“You know I hate, detest, and can’t bear a lie, not because I am straighter than the rest of us, but simply because it appals me. There is a taint of death, a flavour of mortality in lies – which is exactly what I hate and detest in the world – what I want to forget.”
Ah, yes. Heart of Darkness. The book that I’ve heard so much about and have finally got around to reading (because it was on my reading list). This edition has a terrible cover, but to be honest so do most classics. Still, this is worse than most, although if you’re reading a Norton Critical Edition you’re probably not going to be put off by the cover.
On to the actual novel. Or novella, actually, because it only takes up 78 pages in this edition. (The rest of the book – 400 pages in total – is critical essays, letters, biographical material, etc., most of it very dull.) The brevity of it makes for a nice change from such monoliths as Middlemarch, and it’s the perfect format for this story, about a voyage up the river Congo in the 1890s.
The other contrast with Middlemarch is that I actually enjoyed Heart of Darkness, which is always a bonus. Conrad evokes the atmosphere of the vast, mysterious jungle, with its “heart of darkness”, wonderfully, in lyrical, accessible prose:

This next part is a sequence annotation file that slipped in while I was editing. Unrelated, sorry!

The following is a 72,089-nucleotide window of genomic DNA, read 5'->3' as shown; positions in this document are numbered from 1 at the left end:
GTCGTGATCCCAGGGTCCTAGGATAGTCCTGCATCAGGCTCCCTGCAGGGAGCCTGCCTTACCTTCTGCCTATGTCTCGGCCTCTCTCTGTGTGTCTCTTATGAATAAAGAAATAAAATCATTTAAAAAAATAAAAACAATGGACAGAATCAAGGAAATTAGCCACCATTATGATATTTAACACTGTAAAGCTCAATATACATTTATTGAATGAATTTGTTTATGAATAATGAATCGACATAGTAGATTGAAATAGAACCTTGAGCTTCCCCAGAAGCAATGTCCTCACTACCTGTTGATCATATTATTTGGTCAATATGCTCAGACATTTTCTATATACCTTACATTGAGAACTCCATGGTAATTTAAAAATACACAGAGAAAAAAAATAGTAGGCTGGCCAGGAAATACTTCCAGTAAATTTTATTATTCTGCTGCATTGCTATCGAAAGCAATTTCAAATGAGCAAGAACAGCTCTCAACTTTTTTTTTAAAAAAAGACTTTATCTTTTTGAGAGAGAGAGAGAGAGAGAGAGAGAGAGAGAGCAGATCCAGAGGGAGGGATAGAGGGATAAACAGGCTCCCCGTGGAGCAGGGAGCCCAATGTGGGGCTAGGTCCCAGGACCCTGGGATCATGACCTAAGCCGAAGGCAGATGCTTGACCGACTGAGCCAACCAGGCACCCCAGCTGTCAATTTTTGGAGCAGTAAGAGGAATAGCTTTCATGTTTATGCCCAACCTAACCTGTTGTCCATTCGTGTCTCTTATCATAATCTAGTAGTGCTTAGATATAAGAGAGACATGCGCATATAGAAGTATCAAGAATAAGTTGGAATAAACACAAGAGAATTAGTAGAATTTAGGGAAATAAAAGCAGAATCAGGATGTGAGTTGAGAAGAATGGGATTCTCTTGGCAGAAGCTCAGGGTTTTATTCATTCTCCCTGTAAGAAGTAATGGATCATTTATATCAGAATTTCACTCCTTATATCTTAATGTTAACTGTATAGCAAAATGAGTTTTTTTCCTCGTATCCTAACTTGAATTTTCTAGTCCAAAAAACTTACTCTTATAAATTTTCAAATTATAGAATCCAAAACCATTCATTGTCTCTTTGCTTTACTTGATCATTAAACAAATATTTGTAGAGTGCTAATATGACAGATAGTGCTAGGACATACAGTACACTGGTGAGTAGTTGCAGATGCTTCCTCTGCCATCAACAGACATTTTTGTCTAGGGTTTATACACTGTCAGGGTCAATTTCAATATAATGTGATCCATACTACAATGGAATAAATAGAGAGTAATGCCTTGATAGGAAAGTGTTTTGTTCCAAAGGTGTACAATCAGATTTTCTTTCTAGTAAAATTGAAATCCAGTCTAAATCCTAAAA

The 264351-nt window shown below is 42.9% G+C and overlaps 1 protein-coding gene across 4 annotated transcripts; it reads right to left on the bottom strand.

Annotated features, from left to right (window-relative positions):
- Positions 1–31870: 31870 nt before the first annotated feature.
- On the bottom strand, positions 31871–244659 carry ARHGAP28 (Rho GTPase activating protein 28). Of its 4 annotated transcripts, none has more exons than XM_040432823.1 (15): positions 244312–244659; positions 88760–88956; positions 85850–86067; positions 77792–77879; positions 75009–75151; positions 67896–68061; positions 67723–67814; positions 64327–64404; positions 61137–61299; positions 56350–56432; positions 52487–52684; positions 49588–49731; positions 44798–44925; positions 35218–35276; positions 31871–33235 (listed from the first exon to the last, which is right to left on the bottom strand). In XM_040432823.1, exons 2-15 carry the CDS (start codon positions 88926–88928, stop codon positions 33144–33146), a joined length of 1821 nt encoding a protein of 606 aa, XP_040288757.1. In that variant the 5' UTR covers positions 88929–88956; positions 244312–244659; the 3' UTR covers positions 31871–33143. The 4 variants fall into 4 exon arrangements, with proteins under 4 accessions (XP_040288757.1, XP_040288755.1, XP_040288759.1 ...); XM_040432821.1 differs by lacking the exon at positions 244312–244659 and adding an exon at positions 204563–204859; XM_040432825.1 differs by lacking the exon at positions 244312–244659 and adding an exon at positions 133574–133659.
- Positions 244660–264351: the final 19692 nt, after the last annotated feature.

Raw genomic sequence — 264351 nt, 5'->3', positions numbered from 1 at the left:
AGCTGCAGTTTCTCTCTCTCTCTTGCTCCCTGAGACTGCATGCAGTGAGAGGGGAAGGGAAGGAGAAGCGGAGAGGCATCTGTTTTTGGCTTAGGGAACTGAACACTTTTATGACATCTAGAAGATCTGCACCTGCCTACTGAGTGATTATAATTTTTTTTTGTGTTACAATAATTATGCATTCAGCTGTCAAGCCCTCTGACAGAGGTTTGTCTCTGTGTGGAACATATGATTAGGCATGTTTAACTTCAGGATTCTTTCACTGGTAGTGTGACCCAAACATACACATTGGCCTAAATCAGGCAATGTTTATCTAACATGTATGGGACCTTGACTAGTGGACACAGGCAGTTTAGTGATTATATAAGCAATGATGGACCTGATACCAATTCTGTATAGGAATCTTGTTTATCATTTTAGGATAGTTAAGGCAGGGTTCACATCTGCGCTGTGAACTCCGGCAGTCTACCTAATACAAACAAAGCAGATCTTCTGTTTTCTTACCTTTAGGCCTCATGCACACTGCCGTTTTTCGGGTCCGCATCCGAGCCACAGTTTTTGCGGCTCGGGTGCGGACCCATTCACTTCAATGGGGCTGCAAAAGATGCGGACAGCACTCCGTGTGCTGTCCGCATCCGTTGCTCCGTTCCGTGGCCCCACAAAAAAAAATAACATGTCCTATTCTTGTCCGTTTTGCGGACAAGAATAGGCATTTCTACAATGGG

On we went again into the silence, along empty reaches, round the still bends, between the high walls of our winding way, reverberating in hollow claps the ponderous beat of the stern-wheel. Trees, trees, millions of trees, massive, immense, running up high, and at their foot, hugging the bank against the stream, crept the little begrimed steamboat like a sluggish beetle crawling on the floor of a lofty portico. It made you feel very small, very lost, and yet it was not altogether depressing, that feeling.
And the fact that the novella is short means that its questions and musings hit harder – there’s no repetition of messages or analysis of events. It is a beautifully written story about a dangerous madman who wants to be a god; it is an allegorical tale about humanity’s capacity for monstrosity; it is a journey into the European psyche. Heart of Darkness: not just a travelogue.